Gino Strada, the co-founder of Emergency, was commended for his “great humanity and skill in providing outstanding medical and surgical services to the victims of conflict and injustice, while fearlessly addressing the causes of war.”
The 67-year-old’s charity has operated across more than a dozen war-torn countries, including Iraq, Afghanistan, Sudan, Sierra Leone, Cambodia and the Central African Republic.
Dr Strada, from Milan, founded Emergency with his wife, Teresa Sarti, who died in 2009.
He shared the prize with two other laureates: Ugandan activist Kasha Jacqueline Nabageserales, who fights for the rights of lesbian, gay, bisexual, transsexual and intersexual (LGBTI) communities, and Sheila Watt-Cloutier, an Inuit and Arctic activist from Canada.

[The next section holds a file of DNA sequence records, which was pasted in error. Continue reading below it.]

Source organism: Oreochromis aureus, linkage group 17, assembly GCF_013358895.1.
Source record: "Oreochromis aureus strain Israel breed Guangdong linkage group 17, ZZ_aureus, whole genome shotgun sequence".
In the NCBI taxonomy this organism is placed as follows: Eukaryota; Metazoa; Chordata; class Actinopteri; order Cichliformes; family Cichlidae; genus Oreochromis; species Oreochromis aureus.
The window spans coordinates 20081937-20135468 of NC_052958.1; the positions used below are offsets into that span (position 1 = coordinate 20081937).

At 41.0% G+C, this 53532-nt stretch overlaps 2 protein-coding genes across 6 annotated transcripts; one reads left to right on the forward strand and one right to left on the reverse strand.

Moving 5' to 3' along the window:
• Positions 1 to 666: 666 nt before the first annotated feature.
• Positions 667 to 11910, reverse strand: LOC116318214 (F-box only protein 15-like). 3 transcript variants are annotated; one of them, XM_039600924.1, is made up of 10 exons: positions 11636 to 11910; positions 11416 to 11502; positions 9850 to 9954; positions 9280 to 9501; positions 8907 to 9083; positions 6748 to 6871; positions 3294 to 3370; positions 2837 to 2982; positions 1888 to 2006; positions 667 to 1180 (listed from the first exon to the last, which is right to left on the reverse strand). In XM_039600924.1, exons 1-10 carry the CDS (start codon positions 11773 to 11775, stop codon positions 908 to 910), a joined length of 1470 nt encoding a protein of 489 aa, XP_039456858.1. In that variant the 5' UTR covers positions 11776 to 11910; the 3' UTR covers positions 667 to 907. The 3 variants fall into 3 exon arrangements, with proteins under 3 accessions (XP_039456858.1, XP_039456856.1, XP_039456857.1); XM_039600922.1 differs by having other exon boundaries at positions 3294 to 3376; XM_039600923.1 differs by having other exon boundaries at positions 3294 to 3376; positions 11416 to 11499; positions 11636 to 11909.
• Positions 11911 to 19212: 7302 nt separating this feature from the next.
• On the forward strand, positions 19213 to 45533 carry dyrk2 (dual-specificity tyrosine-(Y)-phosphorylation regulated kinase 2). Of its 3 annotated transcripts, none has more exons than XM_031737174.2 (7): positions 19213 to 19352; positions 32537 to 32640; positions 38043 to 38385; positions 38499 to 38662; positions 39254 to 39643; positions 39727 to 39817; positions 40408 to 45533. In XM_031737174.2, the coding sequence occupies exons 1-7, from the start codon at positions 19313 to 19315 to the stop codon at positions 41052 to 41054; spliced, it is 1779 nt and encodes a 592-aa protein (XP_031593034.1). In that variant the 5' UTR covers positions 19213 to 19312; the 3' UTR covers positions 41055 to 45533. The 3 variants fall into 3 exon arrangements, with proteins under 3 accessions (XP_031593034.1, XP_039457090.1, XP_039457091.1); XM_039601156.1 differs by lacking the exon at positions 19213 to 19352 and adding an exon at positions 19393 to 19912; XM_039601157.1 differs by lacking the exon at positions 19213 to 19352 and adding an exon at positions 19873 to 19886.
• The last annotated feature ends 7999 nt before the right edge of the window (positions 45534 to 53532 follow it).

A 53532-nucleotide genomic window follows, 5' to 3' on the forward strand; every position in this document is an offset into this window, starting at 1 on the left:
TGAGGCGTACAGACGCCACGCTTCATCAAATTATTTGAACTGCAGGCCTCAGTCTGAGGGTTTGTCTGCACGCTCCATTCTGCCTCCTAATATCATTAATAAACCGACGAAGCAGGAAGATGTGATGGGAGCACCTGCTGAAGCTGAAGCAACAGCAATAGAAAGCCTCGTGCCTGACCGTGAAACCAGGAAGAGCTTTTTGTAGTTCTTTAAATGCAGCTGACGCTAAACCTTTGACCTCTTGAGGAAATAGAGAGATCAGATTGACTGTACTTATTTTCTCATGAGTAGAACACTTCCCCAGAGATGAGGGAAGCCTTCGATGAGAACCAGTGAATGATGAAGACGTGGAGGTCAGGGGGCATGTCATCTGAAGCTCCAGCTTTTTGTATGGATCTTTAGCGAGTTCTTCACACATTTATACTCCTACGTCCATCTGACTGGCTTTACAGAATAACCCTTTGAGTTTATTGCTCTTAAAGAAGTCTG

The three laureates will share the €320,000 prize sum.
Meanwhile, the foreign minister of the Marshall Islands, Tony de Brum, and the islands' entire population won the Right Livelihood Honorary Award for “their vision and courage to take legal action against the nuclear powers for failing to honour their disarmament obligations under the Nuclear Non-Proliferation Treaty”.
Swedish-German philatelist Jakob von Uexkull founded the donor-funded prize in 1980 after the Nobel Foundation behind the Nobel Prizes refused to create awards honouring efforts in the fields of the environment and international development.
They were introduced “to honour and support those offering practical and exemplary answers to the most urgent challenges facing us today”, according to the Right Livelihood Award Foundation, which often calls its distiction the “alternative Nobel prize”.